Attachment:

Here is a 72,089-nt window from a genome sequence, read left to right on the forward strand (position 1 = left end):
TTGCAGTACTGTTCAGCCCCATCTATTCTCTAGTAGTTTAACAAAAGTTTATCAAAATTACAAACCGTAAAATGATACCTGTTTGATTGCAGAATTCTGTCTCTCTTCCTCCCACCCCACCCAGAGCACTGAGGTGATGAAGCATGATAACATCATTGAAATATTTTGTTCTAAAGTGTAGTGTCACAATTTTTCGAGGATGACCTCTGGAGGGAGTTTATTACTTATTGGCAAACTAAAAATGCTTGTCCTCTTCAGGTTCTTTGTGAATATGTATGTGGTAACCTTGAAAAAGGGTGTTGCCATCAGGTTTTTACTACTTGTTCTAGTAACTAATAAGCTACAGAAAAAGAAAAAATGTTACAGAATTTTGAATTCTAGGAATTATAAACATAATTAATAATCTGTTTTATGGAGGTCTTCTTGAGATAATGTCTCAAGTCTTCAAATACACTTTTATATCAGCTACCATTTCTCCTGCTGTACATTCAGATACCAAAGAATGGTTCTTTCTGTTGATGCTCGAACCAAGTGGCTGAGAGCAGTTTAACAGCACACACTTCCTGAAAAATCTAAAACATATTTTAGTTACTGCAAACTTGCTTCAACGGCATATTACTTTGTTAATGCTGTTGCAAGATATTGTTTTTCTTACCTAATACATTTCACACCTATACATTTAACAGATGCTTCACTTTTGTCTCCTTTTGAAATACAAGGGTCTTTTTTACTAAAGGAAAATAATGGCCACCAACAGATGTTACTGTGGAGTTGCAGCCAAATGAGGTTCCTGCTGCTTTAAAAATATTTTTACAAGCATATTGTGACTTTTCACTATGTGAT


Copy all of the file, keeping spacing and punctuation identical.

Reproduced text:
Here is a 72,089-nt window from a genome sequence, read left to right on the forward strand (position 1 = left end):
TTGCAGTACTGTTCAGCCCCATCTATTCTCTAGTAGTTTAACAAAAGTTTATCAAAATTACAAACCGTAAAATGATACCTGTTTGATTGCAGAATTCTGTCTCTCTTCCTCCCACCCCACCCAGAGCACTGAGGTGATGAAGCATGATAACATCATTGAAATATTTTGTTCTAAAGTGTAGTGTCACAATTTTTCGAGGATGACCTCTGGAGGGAGTTTATTACTTATTGGCAAACTAAAAATGCTTGTCCTCTTCAGGTTCTTTGTGAATATGTATGTGGTAACCTTGAAAAAGGGTGTTGCCATCAGGTTTTTACTACTTGTTCTAGTAACTAATAAGCTACAGAAAAAGAAAAAATGTTACAGAATTTTGAATTCTAGGAATTATAAACATAATTAATAATCTGTTTTATGGAGGTCTTCTTGAGATAATGTCTCAAGTCTTCAAATACACTTTTATATCAGCTACCATTTCTCCTGCTGTACATTCAGATACCAAAGAATGGTTCTTTCTGTTGATGCTCGAACCAAGTGGCTGAGAGCAGTTTAACAGCACACACTTCCTGAAAAATCTAAAACATATTTTAGTTACTGCAAACTTGCTTCAACGGCATATTACTTTGTTAATGCTGTTGCAAGATATTGTTTTTCTTACCTAATACATTTCACACCTATACATTTAACAGATGCTTCACTTTTGTCTCCTTTTGAAATACAAGGGTCTTTTTTACTAAAGGAAAATAATGGCCACCAACAGATGTTACTGTGGAGTTGCAGCCAAATGAGGTTCCTGCTGCTTTAAAAATATTTTTACAAGCATATTGTGACTTTTCACTATGTGAT